IBEC report shows record high for household incomes as economy hits 'sweet spot'

Household incomes are at record levels, according to a new report from business group IBEC.

They are growing by 6% while people's disposable income has also reached a new high.

IBEC says the economy is in a "sweet spot" and is due to grow by 4% this year.

However, it has warned employment growth will slow as the country nears full employment and companies struggle to fill vacancies.

They said the Irish economy is set to slow in 2020.

"These rising incomes are underpinned by exceptional levels of business investment, and related employment effects, rather than household borrowing", it said.

But IBEC warned that this pace of growth will not last "indefinitely", as the global economy shows signs of slowing.

It forecasts that growth will moderate to 2.7% in 2020, as both the Irish and global economies reach a "mature stage of the business cycle."

These forecasts assume a deal on Brexit is reached.

"In the event of a no-deal Brexit, we expect significant impacts from a sterling depreciation, cancelled investment, falling consumer confidence, rising prices, and significant trade disruption throughout late 2019 and 2020."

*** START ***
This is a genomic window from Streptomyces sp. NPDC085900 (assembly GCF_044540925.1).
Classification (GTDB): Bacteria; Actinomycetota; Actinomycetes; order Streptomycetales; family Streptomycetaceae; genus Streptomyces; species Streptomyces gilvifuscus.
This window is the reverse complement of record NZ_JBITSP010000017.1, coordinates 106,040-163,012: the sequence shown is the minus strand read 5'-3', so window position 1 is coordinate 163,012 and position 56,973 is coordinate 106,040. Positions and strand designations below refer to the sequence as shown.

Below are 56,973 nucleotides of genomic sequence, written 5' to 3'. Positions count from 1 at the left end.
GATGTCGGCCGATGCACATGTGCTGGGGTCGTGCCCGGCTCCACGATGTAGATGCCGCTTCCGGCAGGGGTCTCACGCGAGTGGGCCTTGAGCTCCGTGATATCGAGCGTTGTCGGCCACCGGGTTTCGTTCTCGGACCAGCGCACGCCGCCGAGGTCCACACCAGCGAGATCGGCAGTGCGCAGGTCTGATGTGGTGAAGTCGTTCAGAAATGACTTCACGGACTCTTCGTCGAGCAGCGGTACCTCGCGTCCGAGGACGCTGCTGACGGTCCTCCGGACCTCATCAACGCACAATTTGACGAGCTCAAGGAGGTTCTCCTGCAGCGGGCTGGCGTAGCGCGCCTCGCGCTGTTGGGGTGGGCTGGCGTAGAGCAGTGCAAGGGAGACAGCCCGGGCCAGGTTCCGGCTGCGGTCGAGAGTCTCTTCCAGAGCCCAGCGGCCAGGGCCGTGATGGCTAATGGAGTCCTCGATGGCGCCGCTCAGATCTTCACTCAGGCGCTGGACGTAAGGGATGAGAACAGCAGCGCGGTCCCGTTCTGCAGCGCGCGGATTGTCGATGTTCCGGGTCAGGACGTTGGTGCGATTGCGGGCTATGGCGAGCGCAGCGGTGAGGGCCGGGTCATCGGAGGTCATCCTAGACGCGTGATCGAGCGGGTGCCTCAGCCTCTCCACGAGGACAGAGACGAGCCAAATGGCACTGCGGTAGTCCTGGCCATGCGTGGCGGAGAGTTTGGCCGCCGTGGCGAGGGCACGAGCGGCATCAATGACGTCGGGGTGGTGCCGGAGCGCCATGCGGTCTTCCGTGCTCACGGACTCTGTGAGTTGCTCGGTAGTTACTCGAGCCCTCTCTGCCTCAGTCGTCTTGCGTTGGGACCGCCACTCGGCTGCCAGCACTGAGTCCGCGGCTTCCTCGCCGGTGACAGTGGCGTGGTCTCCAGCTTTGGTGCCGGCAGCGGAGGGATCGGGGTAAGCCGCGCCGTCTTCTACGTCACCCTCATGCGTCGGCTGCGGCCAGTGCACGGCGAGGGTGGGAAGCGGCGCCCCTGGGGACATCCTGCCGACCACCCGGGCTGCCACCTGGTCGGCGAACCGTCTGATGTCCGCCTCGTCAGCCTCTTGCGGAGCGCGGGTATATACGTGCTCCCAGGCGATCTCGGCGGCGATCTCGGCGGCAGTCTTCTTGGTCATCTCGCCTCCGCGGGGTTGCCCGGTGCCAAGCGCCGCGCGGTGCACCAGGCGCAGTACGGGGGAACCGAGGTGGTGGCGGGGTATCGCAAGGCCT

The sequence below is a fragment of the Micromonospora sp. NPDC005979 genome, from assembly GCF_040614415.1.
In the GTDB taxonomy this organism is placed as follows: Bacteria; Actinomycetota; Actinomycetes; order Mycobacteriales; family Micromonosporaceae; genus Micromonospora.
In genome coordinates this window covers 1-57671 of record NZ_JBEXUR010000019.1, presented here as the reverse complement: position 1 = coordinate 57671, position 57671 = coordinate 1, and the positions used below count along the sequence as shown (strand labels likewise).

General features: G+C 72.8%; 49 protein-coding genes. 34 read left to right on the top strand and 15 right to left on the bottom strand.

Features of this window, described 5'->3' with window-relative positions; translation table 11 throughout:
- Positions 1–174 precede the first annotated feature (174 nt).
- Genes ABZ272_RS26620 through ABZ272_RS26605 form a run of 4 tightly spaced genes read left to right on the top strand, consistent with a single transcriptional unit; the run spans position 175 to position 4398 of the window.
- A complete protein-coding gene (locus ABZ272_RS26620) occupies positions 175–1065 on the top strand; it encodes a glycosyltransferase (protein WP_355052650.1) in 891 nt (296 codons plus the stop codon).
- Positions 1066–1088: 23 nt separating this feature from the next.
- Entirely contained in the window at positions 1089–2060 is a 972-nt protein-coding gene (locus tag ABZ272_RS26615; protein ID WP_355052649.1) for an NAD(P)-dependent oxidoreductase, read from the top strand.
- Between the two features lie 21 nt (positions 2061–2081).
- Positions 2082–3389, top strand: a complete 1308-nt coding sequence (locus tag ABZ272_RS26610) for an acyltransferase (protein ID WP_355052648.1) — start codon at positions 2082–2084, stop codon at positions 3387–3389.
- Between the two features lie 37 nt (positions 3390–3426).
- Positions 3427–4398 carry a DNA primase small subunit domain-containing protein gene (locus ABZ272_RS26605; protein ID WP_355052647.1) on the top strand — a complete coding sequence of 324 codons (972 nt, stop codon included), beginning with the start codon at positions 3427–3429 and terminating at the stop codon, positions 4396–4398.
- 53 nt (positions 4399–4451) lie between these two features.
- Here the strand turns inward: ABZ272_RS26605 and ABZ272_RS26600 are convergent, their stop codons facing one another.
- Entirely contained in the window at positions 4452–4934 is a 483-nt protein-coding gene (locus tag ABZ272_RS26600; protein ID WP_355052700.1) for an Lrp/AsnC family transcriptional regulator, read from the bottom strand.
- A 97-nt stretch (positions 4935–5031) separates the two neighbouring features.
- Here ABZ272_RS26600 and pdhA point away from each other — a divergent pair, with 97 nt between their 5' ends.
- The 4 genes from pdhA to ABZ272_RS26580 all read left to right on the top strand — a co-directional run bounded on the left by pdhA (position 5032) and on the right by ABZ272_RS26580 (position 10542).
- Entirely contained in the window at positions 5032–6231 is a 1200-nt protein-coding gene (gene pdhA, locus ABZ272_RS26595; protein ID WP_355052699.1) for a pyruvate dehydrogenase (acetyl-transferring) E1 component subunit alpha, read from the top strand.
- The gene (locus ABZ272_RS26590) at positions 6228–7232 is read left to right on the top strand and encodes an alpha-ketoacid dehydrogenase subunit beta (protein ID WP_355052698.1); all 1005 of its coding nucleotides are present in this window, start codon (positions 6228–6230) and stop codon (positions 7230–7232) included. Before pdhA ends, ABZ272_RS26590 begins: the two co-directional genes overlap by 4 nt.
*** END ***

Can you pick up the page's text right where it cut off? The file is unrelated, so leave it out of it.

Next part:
It said the economy may still grow - but growth would more than halve in 2020 and employment growth could fall as low as 0.5%

IBEC's head of tax and fiscal policy, Gerard Brady, said: "The Irish economy is in a sweet spot, with growth in employment and wages both hitting close to 3% in 2018.

"No other economy in western Europe had greater momentum coming into 2019, but this pace of growth will not last indefinitely.

"The six months of additional time given to the Brexit process is welcome as it avoids an imminent cliff-edge situation.

"However, it has also left business to manage the rolling, and costly uncertainty.

"Outside of Brexit there are signs of a slowdown coming in many of our other key trading partners.

"Germany has flirted with recession over recent months, Chinese growth last year was its lowest since 1990, and US financial markets are beginning to show signs of strain. Any global slowdown is certain to cool the growth of our exceptionally open economy."

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